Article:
Questions of Conscience
In the Odyssey Theatre Ensemble’s stunning Los Angeles premiere of Ronald Harwood’s “Taking Sides,” a post-World War II inquiry into charges of Nazi collaboration against celebrated conductor Wilhelm Furtwangler appears to be an open-and-shut case--one of persecuting an innocent man.
Although he remained in Germany and continued to lead the Berlin Philharmonic throughout much of the war, Furtwangler never joined the Nazi Party, avoided lending any public support to Hitler’s regime and quietly intervened to help scores of Jewish musicians flee the country.
It therefore seems like the height of prosecutorial abuse when crude, hotheaded Maj. Steve Arnold (Sam Anderson) launches a determined effort to indict this glorified “bandleader,” despite the absence of any incriminating evidence. In his zeal, Arnold even enlists a weak-willed violinist (Tony Goodstone) to help him manufacture a case.
Hauling the dignified, eloquent Furtwangler (Leland Crooke) into Arnold’s makeshift office in the ruins of occupied Berlin, the major subjects his victim to increasingly hostile and invasive interrogations that offend even his aide (Roy Abramsohn), a thoughtful, fair-minded Jewish lieutenant. The moral tightropes extend to the superb supporting performances from Diana Cignoni as Arnold’s reluctantly obedient German secretary and Nichole Pelerine as a passionate supporter of the beleaguered conductor, who round out a flawless cast.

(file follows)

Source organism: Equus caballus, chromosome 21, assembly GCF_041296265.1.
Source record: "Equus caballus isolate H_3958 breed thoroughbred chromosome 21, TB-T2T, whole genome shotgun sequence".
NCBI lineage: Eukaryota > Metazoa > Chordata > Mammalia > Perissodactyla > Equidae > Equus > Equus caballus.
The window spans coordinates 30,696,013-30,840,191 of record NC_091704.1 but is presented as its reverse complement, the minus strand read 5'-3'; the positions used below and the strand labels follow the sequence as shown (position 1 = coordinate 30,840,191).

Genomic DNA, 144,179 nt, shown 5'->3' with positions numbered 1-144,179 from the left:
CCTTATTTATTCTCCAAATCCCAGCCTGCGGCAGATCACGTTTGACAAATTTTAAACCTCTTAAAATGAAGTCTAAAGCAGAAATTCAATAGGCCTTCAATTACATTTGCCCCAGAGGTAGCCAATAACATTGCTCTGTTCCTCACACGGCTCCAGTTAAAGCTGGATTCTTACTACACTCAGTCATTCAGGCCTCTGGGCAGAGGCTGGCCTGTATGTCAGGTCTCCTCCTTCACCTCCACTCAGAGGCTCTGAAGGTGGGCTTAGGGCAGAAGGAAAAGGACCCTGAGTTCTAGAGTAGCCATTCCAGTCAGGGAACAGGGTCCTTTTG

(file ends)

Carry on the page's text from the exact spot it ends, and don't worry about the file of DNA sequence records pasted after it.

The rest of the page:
To all but Arnold, Crooke’s Furtwangler mounts a persuasive defense, casting himself as a defender of the intellectual life of his people against a tyrannical ideology, and asserting his conviction that art must be kept separate from politics.
Why, he asks quite reasonably, was he prevented from working while his colleague Herbert Von Karajan, a card-carrying member of the Nazi Party, had already been allowed to resume his career?
But Harwood is far too skillful a playwright to settle for easy answers. Despite Arnold’s abrasive personality and loathsome tactics, he slowly but surely begins to rattle Furtwangler with troubling questions about the benefits his refusal to leave the country rendered the Nazi propaganda machine, whether intentionally or not. In an impeccably executed denouement, Furtwangler confronts his own monumental naivete.
Gripping and thought-provoking, Ron Sossi’s masterfully nuanced staging (which includes a brilliantly utilized film segment of Furtwangler conducting before an audience of appreciative Nazis) evokes a full measure of emotional complexity, no matter what intellectual stance you take on the issues raised.
At a time when the distinction is too easily overlooked, Harwood’s extraordinarily well-crafted play reminds us that criminal liability and moral accountability are not the same.
“Taking Sides,” Odyssey Theatre Ensemble, 2055 S. Sepulveda Blvd., West Los Angeles. Wednesdays through Saturdays, 8 p.m.; Sundays, 7 p.m.; Aug. 13 and 27, 2 p.m. Ends Sept. 10. $19.50-$23.50 (Pay what you can, Aug. 10 and 20, Sept. 8). (310) 477-2055. Running time: 2 hours, 50 minutes.